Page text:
When designing a training program for an athlete or team, there are many different things to consider: training history, injury history, sport and position, athlete needs, and availability of training are just a few of the variables that must be taken into consideration. From here, exercises are selected and matched with intensities, volumes, and rest periods to create a workout. Logistics and practicality are requirements when it comes to designing a program for your athletes, as a “great” program on paper doesn’t accomplish much when it isn’t followed. In the strength and conditioning community, most of these previous statements would be considered conventional wisdom or common sense. There is however, one “variable” that we often hear coaches talk about we believe is completely misused and misunderstood: variety.
Start with Why
Athletes today no longer accept “because I said so” as an answer to the question “why am I doing this?” Selling your intent and explaining the “whys” to your athlete are a crucial part of creating buy in. If you cannot explain and defend every piece of your program, this is the first place to start. Anything that is done without an intent should be cut immediately.
If everything you do has an intent or a reason, changing programming just to “mix things up” shouldn’t ever happen. Unfortunately, many strength coaches switch up programming in fear their athletes will get “bored” when in reality, it is usually the coach who gets bored coaching the same movements. Athletes’ programs should only change as their needs change.
Less is More
The body responds and adapts to stress in multiple ways, but it is generally understood that these adaptations are specific to the imposed demands of the stressors. By constantly changing these stressors for the sake of variety, the body is not able to make specific adaptations. Randomized programming can be fun and entertaining for the weekend warrior, but this approach has no place when designing training programs for athletes looking to improve specific movement qualities.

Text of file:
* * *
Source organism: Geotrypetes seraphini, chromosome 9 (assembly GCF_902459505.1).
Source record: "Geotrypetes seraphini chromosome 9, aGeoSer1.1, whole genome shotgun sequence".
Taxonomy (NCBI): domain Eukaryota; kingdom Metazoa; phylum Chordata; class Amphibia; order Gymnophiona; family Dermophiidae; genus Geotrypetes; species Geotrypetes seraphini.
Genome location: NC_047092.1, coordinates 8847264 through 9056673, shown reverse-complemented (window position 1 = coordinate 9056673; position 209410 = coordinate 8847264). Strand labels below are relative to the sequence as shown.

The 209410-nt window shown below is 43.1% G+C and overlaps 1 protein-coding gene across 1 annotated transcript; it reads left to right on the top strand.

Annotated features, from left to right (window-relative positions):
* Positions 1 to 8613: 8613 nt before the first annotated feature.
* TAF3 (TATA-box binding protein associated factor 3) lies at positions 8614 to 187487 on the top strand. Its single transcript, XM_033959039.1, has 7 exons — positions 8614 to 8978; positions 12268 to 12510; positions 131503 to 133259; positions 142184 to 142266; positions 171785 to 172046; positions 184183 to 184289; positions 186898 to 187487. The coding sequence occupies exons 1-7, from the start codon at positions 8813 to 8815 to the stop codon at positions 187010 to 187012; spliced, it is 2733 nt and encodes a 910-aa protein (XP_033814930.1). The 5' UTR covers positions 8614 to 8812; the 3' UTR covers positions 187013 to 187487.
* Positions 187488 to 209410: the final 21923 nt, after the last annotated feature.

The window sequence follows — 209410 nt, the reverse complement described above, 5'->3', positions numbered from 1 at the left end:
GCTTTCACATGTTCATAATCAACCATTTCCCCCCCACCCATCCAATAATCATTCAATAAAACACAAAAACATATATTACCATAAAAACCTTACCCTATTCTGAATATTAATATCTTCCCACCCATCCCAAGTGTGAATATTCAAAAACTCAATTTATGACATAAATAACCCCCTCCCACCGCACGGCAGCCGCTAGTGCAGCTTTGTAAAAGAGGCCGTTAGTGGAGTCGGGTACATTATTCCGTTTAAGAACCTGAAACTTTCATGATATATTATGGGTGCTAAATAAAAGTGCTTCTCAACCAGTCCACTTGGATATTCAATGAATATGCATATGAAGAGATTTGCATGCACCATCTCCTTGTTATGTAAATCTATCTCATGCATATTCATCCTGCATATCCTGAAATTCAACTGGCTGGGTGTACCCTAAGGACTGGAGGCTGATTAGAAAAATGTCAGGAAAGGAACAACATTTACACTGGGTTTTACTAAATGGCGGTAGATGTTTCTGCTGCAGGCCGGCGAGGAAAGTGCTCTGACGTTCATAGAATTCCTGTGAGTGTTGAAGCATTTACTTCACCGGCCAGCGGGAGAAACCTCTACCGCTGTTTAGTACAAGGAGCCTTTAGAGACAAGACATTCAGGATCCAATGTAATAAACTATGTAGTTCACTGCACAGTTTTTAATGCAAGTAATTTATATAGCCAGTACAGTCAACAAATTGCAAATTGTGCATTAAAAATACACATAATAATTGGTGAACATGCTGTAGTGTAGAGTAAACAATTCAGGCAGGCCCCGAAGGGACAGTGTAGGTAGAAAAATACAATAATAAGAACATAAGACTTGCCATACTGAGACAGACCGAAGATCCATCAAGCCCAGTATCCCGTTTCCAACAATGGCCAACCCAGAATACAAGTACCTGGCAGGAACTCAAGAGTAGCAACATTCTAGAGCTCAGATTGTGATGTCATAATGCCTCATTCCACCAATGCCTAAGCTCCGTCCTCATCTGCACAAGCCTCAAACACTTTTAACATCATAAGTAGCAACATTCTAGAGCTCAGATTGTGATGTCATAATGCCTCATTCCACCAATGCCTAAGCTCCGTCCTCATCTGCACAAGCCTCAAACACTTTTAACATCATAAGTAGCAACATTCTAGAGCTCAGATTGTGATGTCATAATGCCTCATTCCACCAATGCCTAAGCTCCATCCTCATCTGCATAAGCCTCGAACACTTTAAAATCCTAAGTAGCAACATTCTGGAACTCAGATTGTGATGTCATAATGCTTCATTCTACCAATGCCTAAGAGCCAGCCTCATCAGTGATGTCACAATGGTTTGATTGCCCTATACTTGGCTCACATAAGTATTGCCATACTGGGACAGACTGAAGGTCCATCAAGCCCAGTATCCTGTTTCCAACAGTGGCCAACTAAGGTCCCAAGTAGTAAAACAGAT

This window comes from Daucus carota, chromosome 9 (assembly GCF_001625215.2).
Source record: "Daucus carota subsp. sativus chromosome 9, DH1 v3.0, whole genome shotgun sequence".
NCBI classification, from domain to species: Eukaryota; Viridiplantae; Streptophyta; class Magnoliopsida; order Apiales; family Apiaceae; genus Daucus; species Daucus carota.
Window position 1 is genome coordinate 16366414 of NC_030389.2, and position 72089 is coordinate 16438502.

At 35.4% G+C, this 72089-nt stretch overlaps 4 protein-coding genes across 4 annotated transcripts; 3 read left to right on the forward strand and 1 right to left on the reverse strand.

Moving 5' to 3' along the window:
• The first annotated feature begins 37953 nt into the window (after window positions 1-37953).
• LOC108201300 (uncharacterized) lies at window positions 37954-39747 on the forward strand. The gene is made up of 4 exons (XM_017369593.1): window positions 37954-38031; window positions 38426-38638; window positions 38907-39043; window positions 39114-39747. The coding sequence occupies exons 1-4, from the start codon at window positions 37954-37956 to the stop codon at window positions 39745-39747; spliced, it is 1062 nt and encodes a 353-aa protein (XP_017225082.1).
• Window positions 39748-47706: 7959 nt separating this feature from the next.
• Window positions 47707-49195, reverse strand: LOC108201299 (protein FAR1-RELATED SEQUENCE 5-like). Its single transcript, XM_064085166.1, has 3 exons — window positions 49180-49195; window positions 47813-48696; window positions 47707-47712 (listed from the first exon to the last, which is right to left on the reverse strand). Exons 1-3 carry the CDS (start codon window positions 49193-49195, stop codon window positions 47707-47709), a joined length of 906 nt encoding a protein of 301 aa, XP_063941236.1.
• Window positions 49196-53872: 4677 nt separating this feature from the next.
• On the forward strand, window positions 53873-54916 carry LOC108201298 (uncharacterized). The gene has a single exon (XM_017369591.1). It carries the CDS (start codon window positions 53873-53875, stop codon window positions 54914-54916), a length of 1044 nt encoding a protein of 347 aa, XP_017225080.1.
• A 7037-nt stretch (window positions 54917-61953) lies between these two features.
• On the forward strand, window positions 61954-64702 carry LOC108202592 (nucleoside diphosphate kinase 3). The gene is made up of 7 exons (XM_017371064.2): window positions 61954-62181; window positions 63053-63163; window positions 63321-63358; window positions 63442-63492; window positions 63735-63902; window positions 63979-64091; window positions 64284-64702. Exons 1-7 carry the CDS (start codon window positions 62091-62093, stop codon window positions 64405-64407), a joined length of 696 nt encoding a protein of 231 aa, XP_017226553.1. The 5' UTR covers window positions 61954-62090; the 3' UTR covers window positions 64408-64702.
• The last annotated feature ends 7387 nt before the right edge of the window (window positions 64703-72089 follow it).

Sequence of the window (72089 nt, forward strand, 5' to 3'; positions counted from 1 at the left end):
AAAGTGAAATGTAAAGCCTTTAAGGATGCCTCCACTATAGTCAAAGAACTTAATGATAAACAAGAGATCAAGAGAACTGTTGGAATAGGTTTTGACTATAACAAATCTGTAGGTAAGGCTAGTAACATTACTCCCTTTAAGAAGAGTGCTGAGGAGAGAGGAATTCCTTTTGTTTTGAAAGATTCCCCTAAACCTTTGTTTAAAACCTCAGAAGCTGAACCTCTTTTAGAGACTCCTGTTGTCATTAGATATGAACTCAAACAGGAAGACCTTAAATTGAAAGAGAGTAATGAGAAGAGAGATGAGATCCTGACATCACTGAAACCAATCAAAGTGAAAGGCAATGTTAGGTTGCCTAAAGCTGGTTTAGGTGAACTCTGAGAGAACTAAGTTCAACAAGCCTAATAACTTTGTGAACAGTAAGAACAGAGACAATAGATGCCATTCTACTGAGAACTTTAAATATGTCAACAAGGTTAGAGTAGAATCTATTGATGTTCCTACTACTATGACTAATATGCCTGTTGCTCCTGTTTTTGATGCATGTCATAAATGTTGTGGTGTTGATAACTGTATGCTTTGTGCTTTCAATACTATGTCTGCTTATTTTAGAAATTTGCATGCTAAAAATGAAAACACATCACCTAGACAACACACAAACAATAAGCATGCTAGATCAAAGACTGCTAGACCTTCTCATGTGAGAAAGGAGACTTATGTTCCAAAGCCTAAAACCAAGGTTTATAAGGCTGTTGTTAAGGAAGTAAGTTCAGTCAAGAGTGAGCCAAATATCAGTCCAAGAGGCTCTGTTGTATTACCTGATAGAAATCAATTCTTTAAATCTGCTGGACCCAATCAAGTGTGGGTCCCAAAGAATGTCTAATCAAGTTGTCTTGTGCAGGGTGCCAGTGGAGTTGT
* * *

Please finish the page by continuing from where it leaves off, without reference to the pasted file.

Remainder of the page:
True mastery of movement is much rarer than most might think. We have all seen “elite athletes” struggle with very fundamental tasks or movement skills (skips, bounds, and push ups to name a few). By spending LESS time on different and MORE time on an athlete’s specific needs, their ability to adapt and master different movement qualities becomes a much more fruitful quest.
Progression IS Variation
As athletes adapt and progress their needs will change over time. It is our job as coaches to continue to increase the stress or stimulus over time to continue to stress the system to make adaptations. From a programming perspective, sets, reps, and intensities should be “varied” to change the overall stimulus (for example tonnage). This is not however, variation for the sake of variation, this is simply progression. Athletes adaptations and improvements will (hopefully) also cause their needs to change over time. Thus training programs will eventually vary, based simply on the principle of progression.
When designing a program the only thing that matters is the athlete. By simplifying programming we are able to focus only on what that athlete needs. Does the head coach ever change up the offensive philosophy to mix it up? How about a surgeon try a new technique just to see what happens? We need to understand when dealing with athletes we are often dealing with their livelihood. Variety for the sake of variety is selfish.